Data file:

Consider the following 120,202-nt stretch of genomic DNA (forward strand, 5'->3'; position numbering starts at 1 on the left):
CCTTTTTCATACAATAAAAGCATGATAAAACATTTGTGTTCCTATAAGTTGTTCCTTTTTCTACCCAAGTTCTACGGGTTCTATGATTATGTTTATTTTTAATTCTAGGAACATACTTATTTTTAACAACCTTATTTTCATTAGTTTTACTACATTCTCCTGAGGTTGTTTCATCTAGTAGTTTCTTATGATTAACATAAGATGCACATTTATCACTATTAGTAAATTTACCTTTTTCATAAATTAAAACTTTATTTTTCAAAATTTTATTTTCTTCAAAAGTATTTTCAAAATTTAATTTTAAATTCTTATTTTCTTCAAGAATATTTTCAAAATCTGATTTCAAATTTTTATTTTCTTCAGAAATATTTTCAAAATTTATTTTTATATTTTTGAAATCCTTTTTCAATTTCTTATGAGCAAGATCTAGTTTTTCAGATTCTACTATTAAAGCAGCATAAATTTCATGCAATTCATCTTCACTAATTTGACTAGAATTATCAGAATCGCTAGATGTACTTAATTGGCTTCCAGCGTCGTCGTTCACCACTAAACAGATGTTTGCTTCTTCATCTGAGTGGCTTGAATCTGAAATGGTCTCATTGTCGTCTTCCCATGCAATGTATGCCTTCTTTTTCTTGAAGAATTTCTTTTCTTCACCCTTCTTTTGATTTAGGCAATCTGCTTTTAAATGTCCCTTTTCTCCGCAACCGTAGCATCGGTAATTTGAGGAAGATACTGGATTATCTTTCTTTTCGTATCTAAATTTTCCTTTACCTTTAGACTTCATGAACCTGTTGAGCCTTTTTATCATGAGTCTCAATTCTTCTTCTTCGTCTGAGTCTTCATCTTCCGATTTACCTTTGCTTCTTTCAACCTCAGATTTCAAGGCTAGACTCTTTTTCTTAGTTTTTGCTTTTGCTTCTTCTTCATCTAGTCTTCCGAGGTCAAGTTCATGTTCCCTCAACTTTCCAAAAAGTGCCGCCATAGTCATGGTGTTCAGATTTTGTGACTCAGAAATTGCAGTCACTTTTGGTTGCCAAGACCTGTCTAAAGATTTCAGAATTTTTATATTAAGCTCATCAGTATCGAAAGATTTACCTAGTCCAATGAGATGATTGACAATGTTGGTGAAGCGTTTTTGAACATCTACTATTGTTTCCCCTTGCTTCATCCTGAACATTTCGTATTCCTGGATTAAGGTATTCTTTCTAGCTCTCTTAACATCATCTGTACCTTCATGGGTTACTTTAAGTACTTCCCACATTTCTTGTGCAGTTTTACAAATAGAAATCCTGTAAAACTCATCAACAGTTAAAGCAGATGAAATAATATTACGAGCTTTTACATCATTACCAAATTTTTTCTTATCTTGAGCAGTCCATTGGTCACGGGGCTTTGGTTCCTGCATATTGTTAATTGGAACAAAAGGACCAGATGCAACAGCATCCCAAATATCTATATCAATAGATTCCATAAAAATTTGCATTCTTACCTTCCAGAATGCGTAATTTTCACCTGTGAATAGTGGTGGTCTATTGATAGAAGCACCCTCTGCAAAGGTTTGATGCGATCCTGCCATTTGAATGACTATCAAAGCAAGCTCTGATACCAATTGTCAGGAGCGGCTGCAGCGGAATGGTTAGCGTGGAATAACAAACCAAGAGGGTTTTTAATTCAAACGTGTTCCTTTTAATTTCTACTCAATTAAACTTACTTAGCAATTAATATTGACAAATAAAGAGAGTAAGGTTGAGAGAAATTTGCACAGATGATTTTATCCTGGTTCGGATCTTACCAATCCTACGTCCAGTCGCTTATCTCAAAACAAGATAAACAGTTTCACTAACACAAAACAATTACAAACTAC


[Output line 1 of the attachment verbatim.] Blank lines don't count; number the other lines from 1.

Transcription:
Consider the following 120,202-nt stretch of genomic DNA (forward strand, 5'->3'; position numbering starts at 1 on the left):